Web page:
The 5 Top Vectors for Ransomware

When it comes to ransomware, it’s a good idea to do as much learning as you can before you actually get hit. For the most part, businesses need to expect that they’ll eventually deal with a ransomware threat, but knowing how ransomware gets onto computers is a good first step in avoiding lasting problems with it. Here’s what you need to know about vectors of attack for complete ransomware readiness.

1. Phishing

Phishing is any attempt that a scammer or hacker makes to trick people into thinking they’re a legitimate source. They may pretend to be another person from your company, a bank, a government organization, or a client. There are many types of phishing, including voicemail phishing or vishing and text message phishing or SMSishing. The main component that’s the same throughout all of these types of phishing is that a bad actor pretends to be someone you trust to make you download something you wouldn’t otherwise.

2. Malvertising

This word is a portmanteau of “malware” and “advertising,” and it refers to the practice of using ads to install malware onto someone’s computer. It’s even possible for the ad to deliver malware to your system by just appearing on the screen, especially in computers that don’t have good antivirus protection or are running on old systems.

3. System Vulnerabilities

Specific systems may be more or less vulnerable to different malware attacks, and hackers are extremely good at finding and targeting those vulnerabilities. This is one of the reasons operating systems update so regularly; they’re constantly patching out potential security issues, because operating systems and hackers are in a constant race to try and out-pace each other.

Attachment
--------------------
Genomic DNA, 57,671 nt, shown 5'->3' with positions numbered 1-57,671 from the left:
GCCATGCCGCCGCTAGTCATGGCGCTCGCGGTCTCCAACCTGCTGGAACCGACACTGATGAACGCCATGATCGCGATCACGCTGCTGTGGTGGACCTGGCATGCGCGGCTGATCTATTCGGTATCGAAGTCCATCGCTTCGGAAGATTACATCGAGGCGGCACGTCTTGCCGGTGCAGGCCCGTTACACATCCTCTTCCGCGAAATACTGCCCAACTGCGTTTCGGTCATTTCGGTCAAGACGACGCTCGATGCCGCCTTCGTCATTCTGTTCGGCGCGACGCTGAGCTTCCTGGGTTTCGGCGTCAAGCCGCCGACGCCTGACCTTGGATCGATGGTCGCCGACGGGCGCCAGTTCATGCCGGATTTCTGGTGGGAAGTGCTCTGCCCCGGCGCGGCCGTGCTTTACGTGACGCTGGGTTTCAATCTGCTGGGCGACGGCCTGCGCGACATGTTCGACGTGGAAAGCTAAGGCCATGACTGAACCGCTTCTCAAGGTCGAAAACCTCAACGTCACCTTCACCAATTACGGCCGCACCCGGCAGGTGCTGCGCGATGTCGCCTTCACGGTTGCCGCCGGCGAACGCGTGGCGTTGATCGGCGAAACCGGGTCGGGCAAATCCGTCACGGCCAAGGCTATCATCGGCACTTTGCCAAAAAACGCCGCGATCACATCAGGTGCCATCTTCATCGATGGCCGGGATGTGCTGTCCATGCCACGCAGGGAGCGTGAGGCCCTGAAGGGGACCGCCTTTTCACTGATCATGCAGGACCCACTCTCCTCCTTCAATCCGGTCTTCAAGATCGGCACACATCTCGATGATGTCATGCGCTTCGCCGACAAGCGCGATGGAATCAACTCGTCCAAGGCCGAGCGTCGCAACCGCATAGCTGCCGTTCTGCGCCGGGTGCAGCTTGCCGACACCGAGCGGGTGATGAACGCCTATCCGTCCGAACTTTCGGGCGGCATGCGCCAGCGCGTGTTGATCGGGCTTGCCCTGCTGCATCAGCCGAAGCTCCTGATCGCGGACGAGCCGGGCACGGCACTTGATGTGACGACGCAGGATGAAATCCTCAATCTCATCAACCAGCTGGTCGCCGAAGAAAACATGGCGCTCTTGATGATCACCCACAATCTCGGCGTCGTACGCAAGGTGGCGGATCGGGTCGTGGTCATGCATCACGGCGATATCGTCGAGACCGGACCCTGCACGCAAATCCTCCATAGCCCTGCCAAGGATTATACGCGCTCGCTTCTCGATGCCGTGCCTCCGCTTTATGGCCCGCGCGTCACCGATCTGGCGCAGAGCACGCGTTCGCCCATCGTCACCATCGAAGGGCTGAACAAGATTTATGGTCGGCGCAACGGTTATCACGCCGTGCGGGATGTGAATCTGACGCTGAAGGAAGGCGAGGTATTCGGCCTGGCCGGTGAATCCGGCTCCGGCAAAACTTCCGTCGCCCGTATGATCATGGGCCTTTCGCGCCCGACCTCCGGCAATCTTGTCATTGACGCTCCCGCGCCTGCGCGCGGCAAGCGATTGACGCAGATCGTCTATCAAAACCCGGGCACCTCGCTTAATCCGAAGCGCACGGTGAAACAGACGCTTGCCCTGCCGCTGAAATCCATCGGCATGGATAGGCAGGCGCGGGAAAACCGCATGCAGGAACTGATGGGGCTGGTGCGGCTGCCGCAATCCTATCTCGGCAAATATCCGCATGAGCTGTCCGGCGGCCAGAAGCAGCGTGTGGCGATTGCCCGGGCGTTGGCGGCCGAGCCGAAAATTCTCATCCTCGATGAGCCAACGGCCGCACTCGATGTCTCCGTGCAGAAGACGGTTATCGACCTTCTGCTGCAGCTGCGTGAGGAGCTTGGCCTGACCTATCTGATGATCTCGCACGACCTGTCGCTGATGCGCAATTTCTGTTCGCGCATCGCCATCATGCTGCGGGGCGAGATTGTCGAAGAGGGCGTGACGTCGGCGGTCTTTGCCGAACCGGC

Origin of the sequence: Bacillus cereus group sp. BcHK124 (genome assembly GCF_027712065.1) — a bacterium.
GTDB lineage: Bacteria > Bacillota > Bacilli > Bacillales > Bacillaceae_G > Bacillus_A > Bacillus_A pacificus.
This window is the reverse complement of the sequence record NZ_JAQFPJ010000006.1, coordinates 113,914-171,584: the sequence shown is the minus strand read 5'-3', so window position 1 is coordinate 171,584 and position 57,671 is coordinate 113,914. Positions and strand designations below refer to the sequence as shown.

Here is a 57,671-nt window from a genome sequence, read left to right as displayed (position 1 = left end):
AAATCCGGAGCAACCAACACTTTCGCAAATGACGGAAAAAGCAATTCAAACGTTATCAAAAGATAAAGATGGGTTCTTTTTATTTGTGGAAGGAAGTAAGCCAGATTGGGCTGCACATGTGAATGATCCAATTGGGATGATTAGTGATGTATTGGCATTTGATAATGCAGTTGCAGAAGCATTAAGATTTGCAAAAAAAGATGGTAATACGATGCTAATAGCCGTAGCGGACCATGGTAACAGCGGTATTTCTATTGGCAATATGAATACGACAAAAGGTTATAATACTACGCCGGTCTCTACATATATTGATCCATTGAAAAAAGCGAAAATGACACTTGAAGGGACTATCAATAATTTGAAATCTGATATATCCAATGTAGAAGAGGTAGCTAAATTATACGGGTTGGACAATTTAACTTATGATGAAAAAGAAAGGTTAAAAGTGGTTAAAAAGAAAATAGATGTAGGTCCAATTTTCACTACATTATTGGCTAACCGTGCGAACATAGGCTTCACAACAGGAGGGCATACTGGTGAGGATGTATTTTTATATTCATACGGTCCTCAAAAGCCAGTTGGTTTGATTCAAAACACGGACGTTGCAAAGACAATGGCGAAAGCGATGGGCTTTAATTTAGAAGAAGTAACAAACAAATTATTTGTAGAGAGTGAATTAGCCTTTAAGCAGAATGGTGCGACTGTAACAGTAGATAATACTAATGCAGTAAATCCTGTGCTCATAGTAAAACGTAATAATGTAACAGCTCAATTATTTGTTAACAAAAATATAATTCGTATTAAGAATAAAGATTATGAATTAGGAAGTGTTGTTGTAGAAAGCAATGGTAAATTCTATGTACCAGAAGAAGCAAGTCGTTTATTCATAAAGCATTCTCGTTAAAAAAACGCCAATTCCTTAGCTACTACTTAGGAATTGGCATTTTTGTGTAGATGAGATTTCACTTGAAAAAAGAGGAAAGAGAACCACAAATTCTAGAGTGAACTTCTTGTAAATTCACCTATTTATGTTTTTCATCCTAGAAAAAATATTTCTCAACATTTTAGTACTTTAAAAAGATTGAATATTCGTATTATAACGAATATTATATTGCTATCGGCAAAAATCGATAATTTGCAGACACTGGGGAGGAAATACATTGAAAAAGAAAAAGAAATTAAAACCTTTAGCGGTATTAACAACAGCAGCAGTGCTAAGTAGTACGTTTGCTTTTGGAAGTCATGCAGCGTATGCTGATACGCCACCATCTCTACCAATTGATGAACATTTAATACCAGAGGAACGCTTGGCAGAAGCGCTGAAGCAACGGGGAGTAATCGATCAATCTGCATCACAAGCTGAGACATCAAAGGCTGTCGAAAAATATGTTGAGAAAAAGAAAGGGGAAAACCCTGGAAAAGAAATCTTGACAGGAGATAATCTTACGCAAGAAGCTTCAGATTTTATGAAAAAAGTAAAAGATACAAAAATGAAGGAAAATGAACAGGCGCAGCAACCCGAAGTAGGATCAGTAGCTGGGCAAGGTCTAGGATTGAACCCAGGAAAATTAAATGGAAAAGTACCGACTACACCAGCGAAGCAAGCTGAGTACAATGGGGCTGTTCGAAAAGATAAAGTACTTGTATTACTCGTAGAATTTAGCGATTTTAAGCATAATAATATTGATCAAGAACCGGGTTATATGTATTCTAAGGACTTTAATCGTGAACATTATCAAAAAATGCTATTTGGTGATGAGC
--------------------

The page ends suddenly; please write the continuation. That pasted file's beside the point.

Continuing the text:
4. Social Media

Social media is, surprisingly, an effective way for ransomware to propagate. This is mostly because people tend to trust their friends, which makes it almost a form of phishing. People are more likely to download a file if a “trusted friend” sent it to them, which means that hackers can get an unsuspecting person to actually download malware onto their own computer by hacking social media profiles.

5. Network Propagation

One of the most effective ways for malware, especially ransomware, to download itself onto more computers is to use the network. Computers on the same network connect to the network and, in a way, to each other. Once malware gets onto your network, it can spread throughout all the computers in the network, essentially locking everything down and making it nearly impossible to stop it.


Ransomware is getting more and more popular nowadays, and it’s becoming difficult to stop it. However, one of the best ways you can stop it is by having a backup that’s isolated from your local networks. Backups can be a great way to get back to business as usual, and isolating the backup from local networks means that you don’t have to worry about the ransomware finding and corrupting your backup, making it essentially useless. Know these vectors and know how ransomware can get through them.